What was great about re-reading it this week was how little of that actually mattered–and, in fact, Ewing does indeed have Monica Rambeau say, “Once we’ve taken a moment to catch our breath, we’ll need to help with this Thanos invasion that’s–” right before Luke Cage breaks out a nice “we are all Avengers. You are Avengers” speech. And since the chances of Graeme and I talking about Multiversity #1 in the upcoming podcast is really close to 100%, it was nice to see Ewing’s speech working on the same thematic wavelength as that book’s. In addressing the reader, Cage is telling them exactly what we want to hear from big comic book companies more often: people of color, whether readers or heroes, are Avengers. There’s not even the privileged speak of allowance, it’s not a “can be Avengers” situation, it just is. After watching America act like a racist werewolf for the last week–seemingly fine by day, a police state by night–it’s a message I’m really glad is out there, even if it’s in a book that (as of issue #6) was selling half of the regular Avengers title, and (as of 7 hours ago) was still being complained about by racist knuckleheads. While I guess maybe it could be argued that Marvel could’ve done more to promote the book, but I appreciate they put Greg Land on it so that it looks like a book that matters to Marvel. Like Mike Deodato, Land’s people can seem plastic, unreal, but I feel that, like Deodato, Land is working harder at pushing for more dynamism in his page layouts. And Schitti’s work is similar but in many ways the opposite: people’s faces are more expressive and nuanced, but while the panel-to-panel flow is professional, there’s not much in the storytelling to make you sit up.
I know I’m always a super-huge booster for whatever digital service I happen to be using at the time (Comixology, 2000 A.D.’s app in the iPad’s newsstand, and now Marvel Unlimited) but I do wonder if Marvel Unlimited’s all-you-can eat model helps trick me into being just a comic book reader, not a reader/guy who has to watch his budget/guy who should have a good take for a podcast or a weekly post. When the only investment is time (although let’s not get into the whole “time as the ultimate commodity” thing that more than ever is powering American late-stage capitalism), maybe my internal watchdogs relax more, and I worry less about how small issues #4 through #6 can feel. As many good jokes as there are packed into issues #4 and #5 (that riff on the Avengers film’s “We have a Hulk” speech was really god-damned clever), a struggle for who’s leading the team feels like too small, too insular a story for what is technically the book’s second story, and issue #6 is an issue super-enjoyably packed with characterization but mighty skimpy on incident. At another time, I’d be more inclined to cluck my tongue and talk about how team books now that don’t spend their first year trying to grab your attention with epic sweep are going to end up cancelled in the first year.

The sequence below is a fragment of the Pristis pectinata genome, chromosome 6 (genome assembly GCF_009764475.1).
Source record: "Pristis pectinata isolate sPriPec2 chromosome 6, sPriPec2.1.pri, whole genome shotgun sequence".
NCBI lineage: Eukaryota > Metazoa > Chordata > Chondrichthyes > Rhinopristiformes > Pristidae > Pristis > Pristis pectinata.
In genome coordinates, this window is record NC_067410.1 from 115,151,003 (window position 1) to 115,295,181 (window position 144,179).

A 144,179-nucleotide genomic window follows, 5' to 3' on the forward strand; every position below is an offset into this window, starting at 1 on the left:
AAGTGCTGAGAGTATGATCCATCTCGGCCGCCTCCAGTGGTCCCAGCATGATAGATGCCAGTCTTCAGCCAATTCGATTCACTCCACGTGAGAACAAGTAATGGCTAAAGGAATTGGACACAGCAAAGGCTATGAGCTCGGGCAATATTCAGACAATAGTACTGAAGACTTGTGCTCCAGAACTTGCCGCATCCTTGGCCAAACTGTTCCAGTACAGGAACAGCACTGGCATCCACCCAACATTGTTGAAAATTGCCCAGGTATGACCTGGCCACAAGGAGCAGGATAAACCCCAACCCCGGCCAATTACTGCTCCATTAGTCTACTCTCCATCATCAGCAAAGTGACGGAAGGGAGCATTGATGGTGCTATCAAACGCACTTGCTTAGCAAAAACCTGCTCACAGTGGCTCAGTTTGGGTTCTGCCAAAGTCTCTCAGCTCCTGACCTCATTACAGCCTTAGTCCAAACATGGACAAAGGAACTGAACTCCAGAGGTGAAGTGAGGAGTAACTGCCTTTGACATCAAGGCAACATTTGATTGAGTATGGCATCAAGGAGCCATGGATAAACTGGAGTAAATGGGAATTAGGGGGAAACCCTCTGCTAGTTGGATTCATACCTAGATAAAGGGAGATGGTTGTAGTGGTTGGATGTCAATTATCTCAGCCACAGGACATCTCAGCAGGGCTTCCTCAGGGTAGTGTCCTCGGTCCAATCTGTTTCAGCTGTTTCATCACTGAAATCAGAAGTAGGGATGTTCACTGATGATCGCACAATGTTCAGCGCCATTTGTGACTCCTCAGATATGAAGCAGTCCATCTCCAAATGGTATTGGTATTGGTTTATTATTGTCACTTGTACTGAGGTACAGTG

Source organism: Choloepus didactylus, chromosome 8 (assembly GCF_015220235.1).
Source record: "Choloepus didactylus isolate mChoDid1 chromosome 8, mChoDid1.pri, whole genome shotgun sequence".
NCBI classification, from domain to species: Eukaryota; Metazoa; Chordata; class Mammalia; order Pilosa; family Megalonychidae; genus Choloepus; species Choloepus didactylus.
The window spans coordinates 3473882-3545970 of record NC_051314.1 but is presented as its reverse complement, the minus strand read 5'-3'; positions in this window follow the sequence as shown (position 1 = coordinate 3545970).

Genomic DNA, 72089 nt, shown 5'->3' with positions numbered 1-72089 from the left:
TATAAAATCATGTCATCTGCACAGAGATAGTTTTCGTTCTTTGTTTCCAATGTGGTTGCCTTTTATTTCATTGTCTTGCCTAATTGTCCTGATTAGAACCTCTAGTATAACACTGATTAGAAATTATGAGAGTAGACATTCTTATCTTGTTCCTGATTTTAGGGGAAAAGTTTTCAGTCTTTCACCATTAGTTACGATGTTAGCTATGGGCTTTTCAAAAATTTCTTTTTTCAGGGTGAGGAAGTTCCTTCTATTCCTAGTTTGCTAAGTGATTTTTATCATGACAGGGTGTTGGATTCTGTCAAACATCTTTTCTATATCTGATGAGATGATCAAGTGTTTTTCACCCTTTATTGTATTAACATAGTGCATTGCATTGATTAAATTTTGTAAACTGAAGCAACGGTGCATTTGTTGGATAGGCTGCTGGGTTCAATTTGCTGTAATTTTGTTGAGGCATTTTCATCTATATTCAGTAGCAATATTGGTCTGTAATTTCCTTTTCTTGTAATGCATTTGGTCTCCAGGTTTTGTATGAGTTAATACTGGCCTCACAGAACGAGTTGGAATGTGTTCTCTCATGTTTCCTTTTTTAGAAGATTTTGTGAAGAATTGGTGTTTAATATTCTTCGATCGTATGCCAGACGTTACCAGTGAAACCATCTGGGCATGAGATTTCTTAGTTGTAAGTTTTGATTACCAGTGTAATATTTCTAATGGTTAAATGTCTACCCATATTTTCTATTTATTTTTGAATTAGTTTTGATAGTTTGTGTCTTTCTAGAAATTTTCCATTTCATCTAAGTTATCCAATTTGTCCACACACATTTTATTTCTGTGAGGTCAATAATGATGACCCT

And maybe I’d be right to make those arguments…or maybe that’s exactly the sort of unnecessary Monday-morning quarterbacking that makes professionals tear their hair? No matter what the state of the industry’s scalp, that is what’s going on in my head, and there are times when I’m just as happy as they are when it finally shuts up. And yet, for better or worse, that’s the state of nearly all entertainment industries now: there was more drama about the projected opening of Guardian of the Galaxy than there was in the movie itself. The hustle for a consumer’s attention span is constant and exhausting but seemingly essential: there’s always a younger, more nubile art form outside the window.
But while re-reading Mighty Avengers #1-6, I did find myself wishing for more time to re-read comics, wondering if some titles didn’t grow better with a re-read, with the patience to forgive the irritating and embrace the admirable. Certainly, I found that to be the case with Mighty Avengers #1-6. I hope that even if the title can’t hold on in a vexingly tough marketplace, these issues will continue to be discovered (and re-discovered) by readers. They deserve it.